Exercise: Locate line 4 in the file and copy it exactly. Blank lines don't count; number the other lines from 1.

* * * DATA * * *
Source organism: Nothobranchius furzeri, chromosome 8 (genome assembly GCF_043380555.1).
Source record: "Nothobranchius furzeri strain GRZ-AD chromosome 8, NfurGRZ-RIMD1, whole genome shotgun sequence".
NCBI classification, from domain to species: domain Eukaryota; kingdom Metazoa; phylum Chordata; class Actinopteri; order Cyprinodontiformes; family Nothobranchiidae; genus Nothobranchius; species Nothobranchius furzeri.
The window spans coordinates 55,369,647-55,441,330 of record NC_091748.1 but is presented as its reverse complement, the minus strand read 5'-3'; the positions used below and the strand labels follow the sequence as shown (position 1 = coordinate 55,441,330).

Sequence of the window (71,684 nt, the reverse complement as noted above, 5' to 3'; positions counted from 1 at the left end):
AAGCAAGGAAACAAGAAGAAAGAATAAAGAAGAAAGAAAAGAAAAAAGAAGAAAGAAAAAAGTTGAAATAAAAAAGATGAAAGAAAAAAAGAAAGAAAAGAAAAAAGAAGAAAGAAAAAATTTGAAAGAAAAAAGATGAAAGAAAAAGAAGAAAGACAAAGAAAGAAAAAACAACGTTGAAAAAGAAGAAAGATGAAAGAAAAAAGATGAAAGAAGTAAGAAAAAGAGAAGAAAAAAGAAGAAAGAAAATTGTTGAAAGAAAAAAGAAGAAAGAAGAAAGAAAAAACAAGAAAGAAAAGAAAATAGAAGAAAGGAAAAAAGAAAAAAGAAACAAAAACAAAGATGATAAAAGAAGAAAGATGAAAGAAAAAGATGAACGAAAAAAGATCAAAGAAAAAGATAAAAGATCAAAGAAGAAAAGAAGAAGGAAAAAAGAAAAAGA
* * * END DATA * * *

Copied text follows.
The window spans coordinates 55,369,647-55,441,330 of record NC_091748.1 but is presented as its reverse complement, the minus strand read 5'-3'; the positions used below and the strand labels follow the sequence as shown (position 1 = coordinate 55,441,330).